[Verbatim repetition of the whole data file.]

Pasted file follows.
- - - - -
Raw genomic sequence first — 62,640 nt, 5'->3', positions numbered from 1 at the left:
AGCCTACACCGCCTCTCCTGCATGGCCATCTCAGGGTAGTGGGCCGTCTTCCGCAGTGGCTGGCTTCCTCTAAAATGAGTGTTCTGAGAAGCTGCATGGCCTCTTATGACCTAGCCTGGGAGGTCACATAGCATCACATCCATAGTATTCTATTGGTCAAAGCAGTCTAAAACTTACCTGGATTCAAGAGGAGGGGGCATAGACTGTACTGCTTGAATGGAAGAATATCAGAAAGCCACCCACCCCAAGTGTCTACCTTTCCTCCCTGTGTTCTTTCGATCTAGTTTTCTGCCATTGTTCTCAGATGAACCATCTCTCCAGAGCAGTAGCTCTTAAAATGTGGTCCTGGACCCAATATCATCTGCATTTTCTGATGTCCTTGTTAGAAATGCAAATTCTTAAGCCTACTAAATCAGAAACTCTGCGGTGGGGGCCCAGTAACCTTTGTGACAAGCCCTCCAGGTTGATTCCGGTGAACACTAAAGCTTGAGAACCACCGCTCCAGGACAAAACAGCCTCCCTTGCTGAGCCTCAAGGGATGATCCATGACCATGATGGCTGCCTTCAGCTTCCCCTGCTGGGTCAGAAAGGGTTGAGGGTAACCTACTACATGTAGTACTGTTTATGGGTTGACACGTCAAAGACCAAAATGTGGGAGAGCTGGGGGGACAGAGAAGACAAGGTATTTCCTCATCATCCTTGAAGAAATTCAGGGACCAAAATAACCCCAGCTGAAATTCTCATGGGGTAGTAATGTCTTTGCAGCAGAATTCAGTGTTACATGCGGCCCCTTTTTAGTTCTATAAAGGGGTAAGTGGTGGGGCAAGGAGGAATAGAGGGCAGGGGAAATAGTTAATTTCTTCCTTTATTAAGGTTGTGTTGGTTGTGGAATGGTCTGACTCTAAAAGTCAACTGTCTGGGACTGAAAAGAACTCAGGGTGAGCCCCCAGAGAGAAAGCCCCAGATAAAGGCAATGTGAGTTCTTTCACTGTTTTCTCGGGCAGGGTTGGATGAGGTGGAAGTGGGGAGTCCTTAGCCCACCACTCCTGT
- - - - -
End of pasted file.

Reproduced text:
Raw genomic sequence first — 62,640 nt, 5'->3', positions numbered from 1 at the left:
AGCCTACACCGCCTCTCCTGCATGGCCATCTCAGGGTAGTGGGCCGTCTTCCGCAGTGGCTGGCTTCCTCTAAAATGAGTGTTCTGAGAAGCTGCATGGCCTCTTATGACCTAGCCTGGGAGGTCACATAGCATCACATCCATAGTATTCTATTGGTCAAAGCAGTCTAAAACTTACCTGGATTCAAGAGGAGGGGGCATAGACTGTACTGCTTGAATGGAAGAATATCAGAAAGCCACCCACCCCAAGTGTCTACCTTTCCTCCCTGTGTTCTTTCGATCTAGTTTTCTGCCATTGTTCTCAGATGAACCATCTCTCCAGAGCAGTAGCTCTTAAAATGTGGTCCTGGACCCAATATCATCTGCATTTTCTGATGTCCTTGTTAGAAATGCAAATTCTTAAGCCTACTAAATCAGAAACTCTGCGGTGGGGGCCCAGTAACCTTTGTGACAAGCCCTCCAGGTTGATTCCGGTGAACACTAAAGCTTGAGAACCACCGCTCCAGGACAAAACAGCCTCCCTTGCTGAGCCTCAAGGGATGATCCATGACCATGATGGCTGCCTTCAGCTTCCCCTGCTGGGTCAGAAAGGGTTGAGGGTAACCTACTACATGTAGTACTGTTTATGGGTTGACACGTCAAAGACCAAAATGTGGGAGAGCTGGGGGGACAGAGAAGACAAGGTATTTCCTCATCATCCTTGAAGAAATTCAGGGACCAAAATAACCCCAGCTGAAATTCTCATGGGGTAGTAATGTCTTTGCAGCAGAATTCAGTGTTACATGCGGCCCCTTTTTAGTTCTATAAAGGGGTAAGTGGTGGGGCAAGGAGGAATAGAGGGCAGGGGAAATAGTTAATTTCTTCCTTTATTAAGGTTGTGTTGGTTGTGGAATGGTCTGACTCTAAAAGTCAACTGTCTGGGACTGAAAAGAACTCAGGGTGAGCCCCCAGAGAGAAAGCCCCAGATAAAGGCAATGTGAGTTCTTTCACTGTTTTCTCGGGCAGGGTTGGATGAGGTGGAAGTGGGGAGTCCTTAGCCCACCACTCCTGT